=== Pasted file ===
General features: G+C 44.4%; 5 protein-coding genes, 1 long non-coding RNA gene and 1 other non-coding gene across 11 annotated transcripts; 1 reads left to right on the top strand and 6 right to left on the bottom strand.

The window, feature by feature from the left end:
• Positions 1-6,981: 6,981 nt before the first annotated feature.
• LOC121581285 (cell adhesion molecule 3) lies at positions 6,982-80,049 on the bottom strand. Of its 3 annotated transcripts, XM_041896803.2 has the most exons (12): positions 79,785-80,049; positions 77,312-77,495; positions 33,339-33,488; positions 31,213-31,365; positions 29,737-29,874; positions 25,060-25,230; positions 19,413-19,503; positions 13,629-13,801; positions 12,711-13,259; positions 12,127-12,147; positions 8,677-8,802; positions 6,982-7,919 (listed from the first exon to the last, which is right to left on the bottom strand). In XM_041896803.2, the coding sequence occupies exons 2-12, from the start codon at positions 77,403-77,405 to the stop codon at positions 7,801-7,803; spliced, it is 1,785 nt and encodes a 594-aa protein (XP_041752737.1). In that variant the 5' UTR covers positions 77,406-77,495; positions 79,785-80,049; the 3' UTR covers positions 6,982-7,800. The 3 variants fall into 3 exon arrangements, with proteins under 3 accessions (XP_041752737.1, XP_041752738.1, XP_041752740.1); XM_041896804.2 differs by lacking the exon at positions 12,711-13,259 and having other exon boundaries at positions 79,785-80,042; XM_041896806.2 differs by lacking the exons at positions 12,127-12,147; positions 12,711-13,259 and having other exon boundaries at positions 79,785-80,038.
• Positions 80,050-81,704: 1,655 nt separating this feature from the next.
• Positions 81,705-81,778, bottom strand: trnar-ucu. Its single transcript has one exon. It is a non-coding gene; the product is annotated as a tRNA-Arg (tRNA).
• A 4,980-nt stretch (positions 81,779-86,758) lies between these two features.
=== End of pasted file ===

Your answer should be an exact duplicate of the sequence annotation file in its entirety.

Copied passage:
General features: G+C 44.4%; 5 protein-coding genes, 1 long non-coding RNA gene and 1 other non-coding gene across 11 annotated transcripts; 1 reads left to right on the top strand and 6 right to left on the bottom strand.

The window, feature by feature from the left end:
• Positions 1-6,981: 6,981 nt before the first annotated feature.
• LOC121581285 (cell adhesion molecule 3) lies at positions 6,982-80,049 on the bottom strand. Of its 3 annotated transcripts, XM_041896803.2 has the most exons (12): positions 79,785-80,049; positions 77,312-77,495; positions 33,339-33,488; positions 31,213-31,365; positions 29,737-29,874; positions 25,060-25,230; positions 19,413-19,503; positions 13,629-13,801; positions 12,711-13,259; positions 12,127-12,147; positions 8,677-8,802; positions 6,982-7,919 (listed from the first exon to the last, which is right to left on the bottom strand). In XM_041896803.2, the coding sequence occupies exons 2-12, from the start codon at positions 77,403-77,405 to the stop codon at positions 7,801-7,803; spliced, it is 1,785 nt and encodes a 594-aa protein (XP_041752737.1). In that variant the 5' UTR covers positions 77,406-77,495; positions 79,785-80,049; the 3' UTR covers positions 6,982-7,800. The 3 variants fall into 3 exon arrangements, with proteins under 3 accessions (XP_041752737.1, XP_041752738.1, XP_041752740.1); XM_041896804.2 differs by lacking the exon at positions 12,711-13,259 and having other exon boundaries at positions 79,785-80,042; XM_041896806.2 differs by lacking the exons at positions 12,127-12,147; positions 12,711-13,259 and having other exon boundaries at positions 79,785-80,038.
• Positions 80,050-81,704: 1,655 nt separating this feature from the next.
• Positions 81,705-81,778, bottom strand: trnar-ucu. Its single transcript has one exon. It is a non-coding gene; the product is annotated as a tRNA-Arg (tRNA).
• A 4,980-nt stretch (positions 81,779-86,758) lies between these two features.